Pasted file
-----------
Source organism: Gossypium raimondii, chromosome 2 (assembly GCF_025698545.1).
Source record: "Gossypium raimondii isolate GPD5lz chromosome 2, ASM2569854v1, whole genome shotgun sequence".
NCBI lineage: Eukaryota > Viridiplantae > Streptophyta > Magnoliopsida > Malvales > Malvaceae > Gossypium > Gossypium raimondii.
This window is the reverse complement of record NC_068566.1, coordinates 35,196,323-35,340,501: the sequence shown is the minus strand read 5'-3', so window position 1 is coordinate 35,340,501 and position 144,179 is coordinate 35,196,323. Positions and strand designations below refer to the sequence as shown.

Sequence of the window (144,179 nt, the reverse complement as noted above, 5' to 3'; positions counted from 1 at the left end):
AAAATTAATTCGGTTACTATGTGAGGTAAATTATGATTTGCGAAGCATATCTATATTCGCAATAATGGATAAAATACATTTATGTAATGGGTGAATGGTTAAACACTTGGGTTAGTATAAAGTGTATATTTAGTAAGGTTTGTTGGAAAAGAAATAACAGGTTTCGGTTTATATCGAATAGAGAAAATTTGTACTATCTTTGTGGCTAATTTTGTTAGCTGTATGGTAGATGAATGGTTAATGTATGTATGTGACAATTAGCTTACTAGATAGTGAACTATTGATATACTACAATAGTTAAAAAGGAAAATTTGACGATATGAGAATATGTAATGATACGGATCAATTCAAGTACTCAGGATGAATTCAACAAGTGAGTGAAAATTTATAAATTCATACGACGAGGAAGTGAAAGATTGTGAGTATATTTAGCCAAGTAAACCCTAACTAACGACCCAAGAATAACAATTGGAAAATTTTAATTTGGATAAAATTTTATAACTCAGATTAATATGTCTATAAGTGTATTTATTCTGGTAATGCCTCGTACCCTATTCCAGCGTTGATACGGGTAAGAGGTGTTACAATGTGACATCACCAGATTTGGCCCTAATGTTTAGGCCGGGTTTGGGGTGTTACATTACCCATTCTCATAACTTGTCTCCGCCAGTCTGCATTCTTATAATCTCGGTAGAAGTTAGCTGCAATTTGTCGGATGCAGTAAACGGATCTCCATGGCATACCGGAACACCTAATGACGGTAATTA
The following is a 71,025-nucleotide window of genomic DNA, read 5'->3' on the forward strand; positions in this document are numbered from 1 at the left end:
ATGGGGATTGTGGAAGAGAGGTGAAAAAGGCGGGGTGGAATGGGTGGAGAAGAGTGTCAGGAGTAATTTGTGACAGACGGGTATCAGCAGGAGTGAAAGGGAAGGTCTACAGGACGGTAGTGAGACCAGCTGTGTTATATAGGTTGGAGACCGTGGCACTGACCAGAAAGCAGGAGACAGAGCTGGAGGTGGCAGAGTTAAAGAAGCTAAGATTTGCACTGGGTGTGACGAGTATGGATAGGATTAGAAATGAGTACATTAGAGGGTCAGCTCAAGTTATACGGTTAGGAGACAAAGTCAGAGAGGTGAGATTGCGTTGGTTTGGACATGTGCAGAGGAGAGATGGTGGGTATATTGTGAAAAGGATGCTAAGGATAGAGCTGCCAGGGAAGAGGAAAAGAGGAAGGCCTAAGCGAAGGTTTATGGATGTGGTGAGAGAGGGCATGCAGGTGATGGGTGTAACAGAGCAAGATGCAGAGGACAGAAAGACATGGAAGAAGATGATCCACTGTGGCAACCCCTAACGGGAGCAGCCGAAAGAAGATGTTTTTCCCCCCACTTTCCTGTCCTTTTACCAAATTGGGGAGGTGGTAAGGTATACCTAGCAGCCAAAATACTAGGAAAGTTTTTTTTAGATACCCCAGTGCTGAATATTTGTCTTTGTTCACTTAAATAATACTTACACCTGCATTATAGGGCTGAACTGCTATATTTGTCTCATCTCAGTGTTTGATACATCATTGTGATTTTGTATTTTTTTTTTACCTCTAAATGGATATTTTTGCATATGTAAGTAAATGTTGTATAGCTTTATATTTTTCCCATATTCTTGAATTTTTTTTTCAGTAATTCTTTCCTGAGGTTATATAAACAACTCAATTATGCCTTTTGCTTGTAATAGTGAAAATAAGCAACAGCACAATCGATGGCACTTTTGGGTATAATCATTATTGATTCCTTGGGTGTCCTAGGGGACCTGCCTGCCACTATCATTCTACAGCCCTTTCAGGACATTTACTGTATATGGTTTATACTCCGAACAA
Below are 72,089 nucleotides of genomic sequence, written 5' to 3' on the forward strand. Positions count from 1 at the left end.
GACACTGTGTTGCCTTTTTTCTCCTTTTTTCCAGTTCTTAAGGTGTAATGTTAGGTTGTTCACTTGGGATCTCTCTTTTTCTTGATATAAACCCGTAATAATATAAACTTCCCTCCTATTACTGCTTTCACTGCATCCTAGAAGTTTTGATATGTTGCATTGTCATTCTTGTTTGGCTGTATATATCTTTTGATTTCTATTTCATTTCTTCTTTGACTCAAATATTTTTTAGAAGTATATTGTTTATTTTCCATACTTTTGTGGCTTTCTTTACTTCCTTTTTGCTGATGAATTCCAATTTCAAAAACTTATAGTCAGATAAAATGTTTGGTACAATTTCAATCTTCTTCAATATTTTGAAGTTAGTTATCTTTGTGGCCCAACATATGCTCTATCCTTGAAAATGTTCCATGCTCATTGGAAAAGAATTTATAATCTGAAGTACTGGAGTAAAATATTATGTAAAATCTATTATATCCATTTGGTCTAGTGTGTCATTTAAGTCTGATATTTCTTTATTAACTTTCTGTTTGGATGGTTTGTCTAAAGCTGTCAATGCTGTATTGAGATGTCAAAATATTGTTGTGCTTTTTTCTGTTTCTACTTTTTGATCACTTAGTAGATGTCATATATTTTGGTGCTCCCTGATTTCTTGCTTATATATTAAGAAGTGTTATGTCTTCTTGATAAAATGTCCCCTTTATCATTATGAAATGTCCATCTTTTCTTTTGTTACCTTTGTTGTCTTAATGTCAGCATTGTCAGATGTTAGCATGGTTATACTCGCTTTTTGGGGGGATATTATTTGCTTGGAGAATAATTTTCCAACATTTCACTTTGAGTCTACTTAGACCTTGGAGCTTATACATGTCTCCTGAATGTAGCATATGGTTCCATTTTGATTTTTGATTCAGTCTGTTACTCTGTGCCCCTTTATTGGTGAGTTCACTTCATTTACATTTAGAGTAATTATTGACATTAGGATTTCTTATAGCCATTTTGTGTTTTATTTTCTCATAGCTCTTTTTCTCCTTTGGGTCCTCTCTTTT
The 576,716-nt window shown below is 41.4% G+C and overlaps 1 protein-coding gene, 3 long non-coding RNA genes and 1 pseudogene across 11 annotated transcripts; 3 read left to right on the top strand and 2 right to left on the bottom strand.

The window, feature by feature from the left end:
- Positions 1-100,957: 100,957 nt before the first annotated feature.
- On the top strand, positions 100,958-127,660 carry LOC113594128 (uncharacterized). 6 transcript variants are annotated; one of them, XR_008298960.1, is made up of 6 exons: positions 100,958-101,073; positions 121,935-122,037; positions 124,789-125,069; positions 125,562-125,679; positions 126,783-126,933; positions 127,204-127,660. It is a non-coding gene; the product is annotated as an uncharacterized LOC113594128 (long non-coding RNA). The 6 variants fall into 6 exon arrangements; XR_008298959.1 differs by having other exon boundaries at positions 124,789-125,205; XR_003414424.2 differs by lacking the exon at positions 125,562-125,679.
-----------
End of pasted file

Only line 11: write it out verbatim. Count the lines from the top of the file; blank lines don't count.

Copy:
The 576,716-nt window shown below is 41.4% G+C and overlaps 1 protein-coding gene, 3 long non-coding RNA genes and 1 pseudogene across 11 annotated transcripts; 3 read left to right on the top strand and 2 right to left on the bottom strand.